Sale of eight Petrobras refineries approved by watchdog

Brazil’s state-run oil giant has until 2021 to sell the units

Published in 12/06/2019 - 15:12 By Luciano Nascimento - Brasília

Members of the Administrative Board for Economic Defense (Cade) at a floor session today (Jun 11) voted four to two to approve Petrobras’s proposal to sell eight of Brazil’s state-controlled oil giant’s 13 refinement units. The agreement brings an end to a probe by the watchdog on the alleged abuse of power by oil giant.

The deal was brought forward by the company early this month after Cade opened an inquiry on whether Petrobras was misusing its dominant position in oil refinement. The investigation was aimed at ascertaining whether the company was availing itself of its position to set fuel prices and prevent new competitors from coming along. Now, Petrobras has until 2021 to sell the refineries.

Cade head Alexandre Barreto said the debate on the refinement market started after the fuel crisis broke out last year during the strike staged by truck drivers. The discussion was on how the price of fuel was set in the country.

“The assessment indicated that the nearly monopolistic structure in the sector could lead to anti-competitive practices on the part of Petrobras. At no moment, however, was it said that these practices were carried out,” he reported.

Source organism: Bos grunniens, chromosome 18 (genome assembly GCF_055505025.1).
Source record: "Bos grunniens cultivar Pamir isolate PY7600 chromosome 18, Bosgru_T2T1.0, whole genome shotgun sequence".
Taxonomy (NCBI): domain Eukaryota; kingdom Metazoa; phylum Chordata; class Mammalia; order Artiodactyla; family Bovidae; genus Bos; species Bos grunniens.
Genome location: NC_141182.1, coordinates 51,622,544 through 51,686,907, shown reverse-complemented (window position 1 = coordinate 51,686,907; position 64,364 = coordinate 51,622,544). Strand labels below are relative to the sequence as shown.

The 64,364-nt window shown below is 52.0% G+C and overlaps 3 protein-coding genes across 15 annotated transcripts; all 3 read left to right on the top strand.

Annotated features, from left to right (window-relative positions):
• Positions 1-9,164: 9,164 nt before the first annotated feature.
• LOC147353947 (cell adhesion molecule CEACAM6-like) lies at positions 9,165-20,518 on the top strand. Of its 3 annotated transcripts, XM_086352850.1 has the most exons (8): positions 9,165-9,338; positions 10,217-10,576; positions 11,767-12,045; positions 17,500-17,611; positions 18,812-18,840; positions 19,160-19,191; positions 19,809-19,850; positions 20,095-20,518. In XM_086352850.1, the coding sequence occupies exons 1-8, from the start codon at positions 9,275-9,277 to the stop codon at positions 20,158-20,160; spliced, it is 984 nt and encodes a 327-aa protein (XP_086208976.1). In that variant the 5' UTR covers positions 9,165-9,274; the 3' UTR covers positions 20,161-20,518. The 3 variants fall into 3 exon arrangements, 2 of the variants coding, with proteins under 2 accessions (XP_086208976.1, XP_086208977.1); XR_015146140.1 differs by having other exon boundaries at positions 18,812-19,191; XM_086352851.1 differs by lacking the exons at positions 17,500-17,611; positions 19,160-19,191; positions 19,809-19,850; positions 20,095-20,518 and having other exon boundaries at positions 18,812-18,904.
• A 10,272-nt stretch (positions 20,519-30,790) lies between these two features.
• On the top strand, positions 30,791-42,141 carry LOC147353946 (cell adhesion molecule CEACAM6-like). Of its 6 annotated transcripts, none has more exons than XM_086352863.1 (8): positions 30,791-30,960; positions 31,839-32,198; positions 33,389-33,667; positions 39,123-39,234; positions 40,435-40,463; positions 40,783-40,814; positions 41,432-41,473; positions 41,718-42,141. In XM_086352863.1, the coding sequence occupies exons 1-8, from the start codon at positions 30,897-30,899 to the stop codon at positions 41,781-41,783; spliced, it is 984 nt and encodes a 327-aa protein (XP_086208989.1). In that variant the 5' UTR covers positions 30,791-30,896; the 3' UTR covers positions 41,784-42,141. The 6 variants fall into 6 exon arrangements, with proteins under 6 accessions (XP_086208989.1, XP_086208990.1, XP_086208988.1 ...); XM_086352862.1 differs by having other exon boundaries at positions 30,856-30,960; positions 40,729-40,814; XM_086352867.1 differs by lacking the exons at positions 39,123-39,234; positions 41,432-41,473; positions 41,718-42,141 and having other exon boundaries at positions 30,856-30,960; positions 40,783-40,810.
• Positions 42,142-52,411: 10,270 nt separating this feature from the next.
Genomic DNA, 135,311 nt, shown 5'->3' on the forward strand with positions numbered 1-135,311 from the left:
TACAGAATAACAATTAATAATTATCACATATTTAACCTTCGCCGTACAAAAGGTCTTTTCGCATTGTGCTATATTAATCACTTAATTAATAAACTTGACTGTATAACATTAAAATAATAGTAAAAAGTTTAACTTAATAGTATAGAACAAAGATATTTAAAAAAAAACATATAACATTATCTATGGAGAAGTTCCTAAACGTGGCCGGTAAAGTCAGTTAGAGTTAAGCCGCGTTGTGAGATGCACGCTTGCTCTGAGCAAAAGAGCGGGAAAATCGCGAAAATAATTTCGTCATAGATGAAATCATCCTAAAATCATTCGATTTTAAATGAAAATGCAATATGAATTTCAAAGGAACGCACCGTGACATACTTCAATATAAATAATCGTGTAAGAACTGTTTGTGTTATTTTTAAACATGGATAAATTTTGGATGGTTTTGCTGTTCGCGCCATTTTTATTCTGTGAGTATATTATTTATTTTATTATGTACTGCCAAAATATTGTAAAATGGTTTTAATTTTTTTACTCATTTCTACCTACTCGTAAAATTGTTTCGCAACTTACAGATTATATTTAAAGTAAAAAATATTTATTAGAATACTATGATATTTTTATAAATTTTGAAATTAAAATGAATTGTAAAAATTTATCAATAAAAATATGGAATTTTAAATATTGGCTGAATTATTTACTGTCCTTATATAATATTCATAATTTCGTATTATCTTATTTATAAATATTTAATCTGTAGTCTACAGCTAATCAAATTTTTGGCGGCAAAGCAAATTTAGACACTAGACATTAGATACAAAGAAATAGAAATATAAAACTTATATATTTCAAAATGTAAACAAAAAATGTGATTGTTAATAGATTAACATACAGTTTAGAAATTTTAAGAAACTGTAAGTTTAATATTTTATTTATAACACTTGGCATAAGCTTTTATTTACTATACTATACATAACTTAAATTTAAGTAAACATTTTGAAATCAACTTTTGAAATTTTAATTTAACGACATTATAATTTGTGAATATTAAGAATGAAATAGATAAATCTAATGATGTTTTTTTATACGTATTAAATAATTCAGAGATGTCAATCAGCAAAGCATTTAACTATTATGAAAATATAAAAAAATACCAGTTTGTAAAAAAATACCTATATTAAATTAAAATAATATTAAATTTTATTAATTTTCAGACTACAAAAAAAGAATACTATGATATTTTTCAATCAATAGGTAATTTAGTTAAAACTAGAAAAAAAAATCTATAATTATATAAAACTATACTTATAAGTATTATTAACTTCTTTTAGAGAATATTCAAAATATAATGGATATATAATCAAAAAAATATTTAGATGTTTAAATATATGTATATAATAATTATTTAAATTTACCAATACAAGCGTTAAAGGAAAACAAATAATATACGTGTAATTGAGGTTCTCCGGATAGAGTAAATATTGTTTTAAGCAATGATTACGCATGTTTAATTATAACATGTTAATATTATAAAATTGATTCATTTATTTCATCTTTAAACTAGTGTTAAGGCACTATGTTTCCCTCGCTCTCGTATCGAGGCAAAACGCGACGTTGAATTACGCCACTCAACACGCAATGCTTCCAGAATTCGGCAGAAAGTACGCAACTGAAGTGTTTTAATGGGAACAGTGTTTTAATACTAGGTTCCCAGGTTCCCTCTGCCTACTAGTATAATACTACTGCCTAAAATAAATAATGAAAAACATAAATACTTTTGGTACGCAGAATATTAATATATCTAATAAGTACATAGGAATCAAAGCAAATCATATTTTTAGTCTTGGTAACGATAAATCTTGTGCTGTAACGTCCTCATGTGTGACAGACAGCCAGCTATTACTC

The plan includes the sale of refineries Abreu e Lima, Landulpho Alves, Gabriel Passos, Presidente Getúlio Vargas, Alberto Pasqualini, Isaac Sabbá, Lubrificantes e Derivados de Petróleo do Nordeste, and Unidade de Industrialização do Xisto.

The deal also covers divestment in assets linked to fuel transport at subsidiary BR Distribuidora.

The move also stipulates that the same buyer cannot purchase more than one refinery, in a bid to prevent the formation of a new dominant agent in the industry.

Brazil’s Mines and Energy Minister Bento Albuquerque said the decision is in line with the government’s stance to promote divestment at Petrobras and to open the fuel market. The agreement, he argued, is expected to bring a new lease of life to the refinement market by promoting competitiveness and enabling the entry of new agents in the sector.

“We hope this measure contributes to the evolution of the market so as to serve consumers with adequate pricing and quality,” Albuquerque said.

Translation: Fabrício Ferreira -  Edition: Fernando Fraga / Augusto Queiroz

Latest news